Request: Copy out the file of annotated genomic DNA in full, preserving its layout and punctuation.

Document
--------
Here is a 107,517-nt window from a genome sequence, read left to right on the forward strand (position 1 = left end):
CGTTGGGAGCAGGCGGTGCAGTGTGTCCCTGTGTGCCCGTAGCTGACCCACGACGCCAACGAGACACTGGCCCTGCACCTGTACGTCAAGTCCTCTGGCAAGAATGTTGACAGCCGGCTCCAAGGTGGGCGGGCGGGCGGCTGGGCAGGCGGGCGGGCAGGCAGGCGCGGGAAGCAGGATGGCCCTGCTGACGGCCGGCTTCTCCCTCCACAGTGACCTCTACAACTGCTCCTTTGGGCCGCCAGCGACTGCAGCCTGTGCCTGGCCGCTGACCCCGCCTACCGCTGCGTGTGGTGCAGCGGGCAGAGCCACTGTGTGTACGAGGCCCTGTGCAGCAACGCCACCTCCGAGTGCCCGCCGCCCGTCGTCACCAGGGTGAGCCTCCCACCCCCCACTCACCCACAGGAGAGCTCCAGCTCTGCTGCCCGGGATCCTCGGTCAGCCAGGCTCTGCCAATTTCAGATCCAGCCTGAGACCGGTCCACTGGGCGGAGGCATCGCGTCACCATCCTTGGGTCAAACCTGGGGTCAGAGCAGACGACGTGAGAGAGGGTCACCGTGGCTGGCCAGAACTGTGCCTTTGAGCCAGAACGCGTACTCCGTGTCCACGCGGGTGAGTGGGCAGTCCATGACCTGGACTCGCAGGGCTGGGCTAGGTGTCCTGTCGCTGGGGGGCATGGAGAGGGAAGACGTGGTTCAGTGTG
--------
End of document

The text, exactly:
Here is a 107,517-nt window from a genome sequence, read left to right on the forward strand (position 1 = left end):
CGTTGGGAGCAGGCGGTGCAGTGTGTCCCTGTGTGCCCGTAGCTGACCCACGACGCCAACGAGACACTGGCCCTGCACCTGTACGTCAAGTCCTCTGGCAAGAATGTTGACAGCCGGCTCCAAGGTGGGCGGGCGGGCGGCTGGGCAGGCGGGCGGGCAGGCAGGCGCGGGAAGCAGGATGGCCCTGCTGACGGCCGGCTTCTCCCTCCACAGTGACCTCTACAACTGCTCCTTTGGGCCGCCAGCGACTGCAGCCTGTGCCTGGCCGCTGACCCCGCCTACCGCTGCGTGTGGTGCAGCGGGCAGAGCCACTGTGTGTACGAGGCCCTGTGCAGCAACGCCACCTCCGAGTGCCCGCCGCCCGTCGTCACCAGGGTGAGCCTCCCACCCCCCACTCACCCACAGGAGAGCTCCAGCTCTGCTGCCCGGGATCCTCGGTCAGCCAGGCTCTGCCAATTTCAGATCCAGCCTGAGACCGGTCCACTGGGCGGAGGCATCGCGTCACCATCCTTGGGTCAAACCTGGGGTCAGAGCAGACGACGTGAGAGAGGGTCACCGTGGCTGGCCAGAACTGTGCCTTTGAGCCAGAACGCGTACTCCGTGTCCACGCGGGTGAGTGGGCAGTCCATGACCTGGACTCGCAGGGCTGGGCTAGGTGTCCTGTCGCTGGGGGGCATGGAGAGGGAAGACGTGGTTCAGTGTG